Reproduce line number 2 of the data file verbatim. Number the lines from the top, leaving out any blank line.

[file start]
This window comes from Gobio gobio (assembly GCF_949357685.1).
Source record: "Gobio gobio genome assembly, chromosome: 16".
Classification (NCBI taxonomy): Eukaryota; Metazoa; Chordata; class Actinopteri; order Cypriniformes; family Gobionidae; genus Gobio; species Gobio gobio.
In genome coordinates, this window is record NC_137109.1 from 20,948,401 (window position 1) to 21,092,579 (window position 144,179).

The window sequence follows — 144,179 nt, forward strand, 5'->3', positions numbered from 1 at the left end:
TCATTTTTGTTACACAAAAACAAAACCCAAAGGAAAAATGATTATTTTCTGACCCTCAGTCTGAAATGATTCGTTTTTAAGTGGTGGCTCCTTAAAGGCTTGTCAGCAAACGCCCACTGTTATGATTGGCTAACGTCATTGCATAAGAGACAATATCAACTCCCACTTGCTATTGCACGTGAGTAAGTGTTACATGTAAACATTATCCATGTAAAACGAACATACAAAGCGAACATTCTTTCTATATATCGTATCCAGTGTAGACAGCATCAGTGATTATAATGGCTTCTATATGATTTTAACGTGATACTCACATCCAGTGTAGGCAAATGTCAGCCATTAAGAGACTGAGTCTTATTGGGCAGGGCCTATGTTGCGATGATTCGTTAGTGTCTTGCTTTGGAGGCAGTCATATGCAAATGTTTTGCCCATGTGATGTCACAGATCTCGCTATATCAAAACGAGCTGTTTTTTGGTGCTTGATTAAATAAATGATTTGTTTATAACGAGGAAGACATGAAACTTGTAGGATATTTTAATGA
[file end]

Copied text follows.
Source record: "Gobio gobio genome assembly, chromosome: 16".